Italian Early Renaissance Painter, 1445-1510
Italian painter and draughtsman. In his lifetime he was one of the most esteemed painters in Italy, enjoying the patronage of the leading families of Florence, in particular the Medici and their banking clients. He was summoned to take part in the decoration of the Sistine Chapel in Rome, was highly commended by diplomatic agents to Ludovico Sforza in Milan and Isabella d Este in Mantua and also received enthusiastic praise from the famous mathematician Luca Pacioli and the humanist poet Ugolino Verino. By the time of his death, however, Botticelli s reputation was already waning. He was overshadowed first by the advent of what Vasari called the maniera devota, a new style by Perugino, Francesco Francia and the young Raphael, whose new and humanly affective sentiment, infused atmospheric effects and sweet colourism took Italy by storm; he was then eclipsed with the establishment immediately afterwards of the High Renaissance style, which Vasari called the modern manner, in the paintings of Michelangelo and the mature works of Raphael in the Vatican. From that time his name virtually disappeared until the reassessment of his reputation that gathered momentum in the 1890s Related Paintings of Sandro Botticelli :. | Madonna and Child and the young St. John the Baptist | Trinity with Mary Magdalene,St john the Baptist,Tobias and the Angel | Madonna and Child with two Angels | A Young Man Being Introduced to the Seven Liberal Arts | Stories of St Zanobius (mk36) |
Related Artists:William Hoare
William Hoare of Bath RA (c. 1707 - 12 December 1792) was an English painter and printmaker, co-founder of the Royal Academy noted for his pastels.
Born near Eye, Suffolk, Hoare received a gentlemanes education in Faringdon. He showed a marked aptitude for drawing and was sent to London to study under Giuseppe Grisoni, who had left Florence for London in 1715. When Grisoni returned to Italy in 1728, Hoare went with him, travelling to Rome and continuing his studies under the direction of Francesco Imperiali. He remained in Rome for nine years, returning to London in 1737/8.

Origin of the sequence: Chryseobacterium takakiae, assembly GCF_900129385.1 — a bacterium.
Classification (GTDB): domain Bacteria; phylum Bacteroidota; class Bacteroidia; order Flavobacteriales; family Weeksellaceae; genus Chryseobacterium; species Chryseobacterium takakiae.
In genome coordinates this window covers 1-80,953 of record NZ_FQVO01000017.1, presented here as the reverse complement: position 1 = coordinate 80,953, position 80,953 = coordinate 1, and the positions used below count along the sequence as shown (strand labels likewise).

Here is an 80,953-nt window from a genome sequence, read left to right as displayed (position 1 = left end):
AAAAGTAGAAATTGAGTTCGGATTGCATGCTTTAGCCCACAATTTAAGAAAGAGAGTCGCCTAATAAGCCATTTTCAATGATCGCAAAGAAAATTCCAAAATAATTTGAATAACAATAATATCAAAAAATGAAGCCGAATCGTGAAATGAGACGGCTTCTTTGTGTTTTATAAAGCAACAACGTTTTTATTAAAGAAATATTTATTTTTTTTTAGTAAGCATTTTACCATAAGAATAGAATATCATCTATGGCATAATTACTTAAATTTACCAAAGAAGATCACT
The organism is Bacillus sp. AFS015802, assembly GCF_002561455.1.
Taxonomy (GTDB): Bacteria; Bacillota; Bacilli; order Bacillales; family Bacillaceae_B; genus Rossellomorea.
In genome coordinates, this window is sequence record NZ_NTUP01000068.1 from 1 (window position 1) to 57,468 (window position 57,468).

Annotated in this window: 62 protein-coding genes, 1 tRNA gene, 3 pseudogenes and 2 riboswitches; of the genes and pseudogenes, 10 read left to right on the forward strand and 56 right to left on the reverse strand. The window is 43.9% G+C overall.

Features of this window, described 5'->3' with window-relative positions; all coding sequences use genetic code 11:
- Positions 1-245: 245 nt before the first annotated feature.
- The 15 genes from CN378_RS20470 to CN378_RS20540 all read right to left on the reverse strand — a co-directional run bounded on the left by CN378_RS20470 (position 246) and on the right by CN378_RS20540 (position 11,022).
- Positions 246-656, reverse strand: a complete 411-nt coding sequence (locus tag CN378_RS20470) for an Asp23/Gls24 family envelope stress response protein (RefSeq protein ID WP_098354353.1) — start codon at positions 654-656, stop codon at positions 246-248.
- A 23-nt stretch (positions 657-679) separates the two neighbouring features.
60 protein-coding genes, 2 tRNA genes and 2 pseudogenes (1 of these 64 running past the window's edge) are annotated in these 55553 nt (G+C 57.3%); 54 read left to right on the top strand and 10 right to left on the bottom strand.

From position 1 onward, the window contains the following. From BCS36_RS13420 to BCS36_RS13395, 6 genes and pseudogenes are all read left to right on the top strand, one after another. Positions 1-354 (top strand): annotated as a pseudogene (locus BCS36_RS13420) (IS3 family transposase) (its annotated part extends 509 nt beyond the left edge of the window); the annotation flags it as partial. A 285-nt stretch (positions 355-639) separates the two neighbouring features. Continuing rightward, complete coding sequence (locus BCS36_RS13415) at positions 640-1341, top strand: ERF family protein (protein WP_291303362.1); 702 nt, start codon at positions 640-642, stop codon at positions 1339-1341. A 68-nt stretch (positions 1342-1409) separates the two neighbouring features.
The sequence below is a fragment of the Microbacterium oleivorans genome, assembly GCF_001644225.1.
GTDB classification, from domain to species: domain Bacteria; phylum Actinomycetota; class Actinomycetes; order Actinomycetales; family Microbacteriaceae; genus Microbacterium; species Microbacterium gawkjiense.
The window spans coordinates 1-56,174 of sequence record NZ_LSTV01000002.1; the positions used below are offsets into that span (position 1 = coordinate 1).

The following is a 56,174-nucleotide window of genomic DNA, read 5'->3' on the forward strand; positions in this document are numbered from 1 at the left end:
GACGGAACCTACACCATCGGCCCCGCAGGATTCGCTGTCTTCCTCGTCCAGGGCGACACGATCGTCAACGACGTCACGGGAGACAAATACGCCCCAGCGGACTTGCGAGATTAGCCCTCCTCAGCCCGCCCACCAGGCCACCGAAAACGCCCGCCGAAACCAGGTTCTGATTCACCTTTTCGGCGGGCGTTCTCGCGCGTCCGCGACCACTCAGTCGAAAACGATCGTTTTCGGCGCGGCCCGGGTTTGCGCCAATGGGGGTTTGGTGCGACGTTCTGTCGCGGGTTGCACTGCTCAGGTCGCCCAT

Failing to establish himself in London, Hoare settled in Bath, an expanding spa town popular with the wealthier classes. He obtained numerous commissions, the most important being for official portraits of social leaders of the day (including George Frideric Handel) and political men. There are several versions of most of these, suggesting that he had a studio, and they were further publicised by the production of mezzotints by leading engravers of the day. Hoare himself was a delicate etcher and published a number of private plates, mostly of family and friends, including Miss Hoare (probably Mary), Christopher Anstey and the 3rd Duke of Beaufort. His pastels were influenced by Rosalba Carriera.Naldini, Giovanni Battista
was an Italian painter of a late-Mannerism in Florence. His first apprenticeship (1549-57) was in the studio of Jacopo Pontormo. He went from Rome for a number of months following 1560, and was recruited to work for Giorgio Vasari in 1562. He painted two crowded, mannerist canvas for the Studiolo of Francesco I in the Palazzo Vecchio: the Allegory of Dreams and the Gathering of Ambergris. He supplied altarpieces to Santa Maria Novella and Santa Croce. He painted an altarpiece of Calling of Saint Matthew for the Salviati Chapel in San Marco, where he worked alongside Francesco Morandini. Ultimately, he is aptly described by Freedberg as displaying work distantly derivative from the style of Andrea del Sarto, as expressed by Naldini's two mentors and Sarto's two pupils: Pontormo and Vasari. Adrian Ludwig Richter
German painter, printmaker and illustrator. He ranks with Moritz von Schwind as the most important representative of late Romantic painting and printmaking in Germany. In contrast to the work of such leading masters of early Romanticism as Philipp Otto Runge and Caspar David Friedrich, which was ambitious in content and innovative in form, Richter's art was more modest in its aims, in line with the restrained intellectual climate of the Biedermeier period.